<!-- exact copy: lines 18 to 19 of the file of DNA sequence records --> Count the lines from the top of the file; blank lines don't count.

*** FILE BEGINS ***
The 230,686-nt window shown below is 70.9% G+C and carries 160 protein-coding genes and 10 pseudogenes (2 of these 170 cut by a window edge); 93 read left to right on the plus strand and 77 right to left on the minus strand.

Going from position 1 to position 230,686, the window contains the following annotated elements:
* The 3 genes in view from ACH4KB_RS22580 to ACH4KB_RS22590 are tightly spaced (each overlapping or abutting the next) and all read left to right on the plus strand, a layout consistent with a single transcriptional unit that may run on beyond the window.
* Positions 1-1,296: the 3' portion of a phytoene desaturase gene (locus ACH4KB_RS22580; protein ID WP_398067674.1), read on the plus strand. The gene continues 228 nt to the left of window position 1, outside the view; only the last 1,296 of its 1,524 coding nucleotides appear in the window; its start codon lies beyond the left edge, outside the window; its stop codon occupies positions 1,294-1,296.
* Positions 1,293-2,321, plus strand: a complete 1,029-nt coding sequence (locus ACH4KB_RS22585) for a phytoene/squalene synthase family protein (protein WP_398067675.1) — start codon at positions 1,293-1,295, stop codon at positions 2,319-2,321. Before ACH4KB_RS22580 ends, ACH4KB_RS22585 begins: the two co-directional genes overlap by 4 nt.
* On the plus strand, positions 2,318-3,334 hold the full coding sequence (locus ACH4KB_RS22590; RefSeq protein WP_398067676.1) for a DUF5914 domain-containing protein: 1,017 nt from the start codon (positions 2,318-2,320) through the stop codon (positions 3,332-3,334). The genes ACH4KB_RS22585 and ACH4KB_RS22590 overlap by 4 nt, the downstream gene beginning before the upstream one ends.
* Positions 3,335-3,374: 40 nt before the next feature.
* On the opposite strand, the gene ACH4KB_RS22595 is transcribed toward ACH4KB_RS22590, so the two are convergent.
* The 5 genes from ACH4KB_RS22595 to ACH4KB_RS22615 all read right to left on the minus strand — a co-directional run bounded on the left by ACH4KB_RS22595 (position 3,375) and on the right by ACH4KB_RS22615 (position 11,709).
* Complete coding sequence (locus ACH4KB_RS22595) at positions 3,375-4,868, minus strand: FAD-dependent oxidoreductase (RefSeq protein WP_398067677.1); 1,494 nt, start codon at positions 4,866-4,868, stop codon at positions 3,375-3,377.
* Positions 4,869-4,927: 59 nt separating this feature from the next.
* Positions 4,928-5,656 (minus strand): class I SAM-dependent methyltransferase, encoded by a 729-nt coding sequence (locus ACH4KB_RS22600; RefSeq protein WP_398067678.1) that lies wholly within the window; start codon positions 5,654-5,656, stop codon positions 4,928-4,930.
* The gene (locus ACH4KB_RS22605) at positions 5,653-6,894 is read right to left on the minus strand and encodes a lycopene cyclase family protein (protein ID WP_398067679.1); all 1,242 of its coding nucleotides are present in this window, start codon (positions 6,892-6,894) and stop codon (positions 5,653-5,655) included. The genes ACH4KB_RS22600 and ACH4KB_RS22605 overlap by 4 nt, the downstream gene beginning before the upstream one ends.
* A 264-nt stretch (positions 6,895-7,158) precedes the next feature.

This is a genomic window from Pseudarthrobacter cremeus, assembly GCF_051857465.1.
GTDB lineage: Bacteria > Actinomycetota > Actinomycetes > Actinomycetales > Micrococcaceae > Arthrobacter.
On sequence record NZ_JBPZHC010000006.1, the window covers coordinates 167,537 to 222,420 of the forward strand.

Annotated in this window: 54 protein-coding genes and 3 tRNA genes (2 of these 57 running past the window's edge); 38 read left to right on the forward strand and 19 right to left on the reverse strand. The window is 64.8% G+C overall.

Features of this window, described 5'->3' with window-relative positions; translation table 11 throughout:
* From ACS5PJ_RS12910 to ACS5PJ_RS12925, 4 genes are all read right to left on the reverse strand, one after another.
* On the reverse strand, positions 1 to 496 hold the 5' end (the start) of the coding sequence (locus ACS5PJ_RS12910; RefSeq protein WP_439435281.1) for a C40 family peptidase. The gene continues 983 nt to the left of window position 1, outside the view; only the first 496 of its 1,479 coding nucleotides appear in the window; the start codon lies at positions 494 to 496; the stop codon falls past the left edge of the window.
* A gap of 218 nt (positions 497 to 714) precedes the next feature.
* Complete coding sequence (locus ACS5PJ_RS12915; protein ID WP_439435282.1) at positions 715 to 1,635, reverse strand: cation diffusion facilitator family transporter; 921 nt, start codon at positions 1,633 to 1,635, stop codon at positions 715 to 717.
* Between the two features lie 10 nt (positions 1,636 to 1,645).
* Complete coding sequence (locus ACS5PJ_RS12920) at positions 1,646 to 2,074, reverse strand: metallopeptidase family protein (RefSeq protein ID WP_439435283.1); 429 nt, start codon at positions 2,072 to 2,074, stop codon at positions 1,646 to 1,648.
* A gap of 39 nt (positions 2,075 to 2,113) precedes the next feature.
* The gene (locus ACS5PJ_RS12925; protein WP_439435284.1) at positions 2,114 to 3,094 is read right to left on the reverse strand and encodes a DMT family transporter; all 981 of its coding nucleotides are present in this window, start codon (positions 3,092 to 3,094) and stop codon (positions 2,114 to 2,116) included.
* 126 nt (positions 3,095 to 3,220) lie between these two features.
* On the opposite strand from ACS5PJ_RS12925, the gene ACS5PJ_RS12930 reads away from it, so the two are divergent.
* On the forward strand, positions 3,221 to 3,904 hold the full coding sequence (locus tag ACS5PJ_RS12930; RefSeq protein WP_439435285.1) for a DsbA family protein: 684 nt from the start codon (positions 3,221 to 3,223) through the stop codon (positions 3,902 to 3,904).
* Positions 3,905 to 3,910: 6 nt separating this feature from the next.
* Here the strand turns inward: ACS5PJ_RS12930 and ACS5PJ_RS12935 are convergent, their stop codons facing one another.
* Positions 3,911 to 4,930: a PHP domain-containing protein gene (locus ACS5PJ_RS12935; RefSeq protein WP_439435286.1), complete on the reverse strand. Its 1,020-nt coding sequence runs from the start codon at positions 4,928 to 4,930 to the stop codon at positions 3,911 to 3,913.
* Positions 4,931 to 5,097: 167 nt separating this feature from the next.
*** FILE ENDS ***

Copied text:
Annotated in this window: 54 protein-coding genes and 3 tRNA genes (2 of these 57 running past the window's edge); 38 read left to right on the forward strand and 19 right to left on the reverse strand. The window is 64.8% G+C overall.

Features of this window, described 5'->3' with window-relative positions; translation table 11 throughout: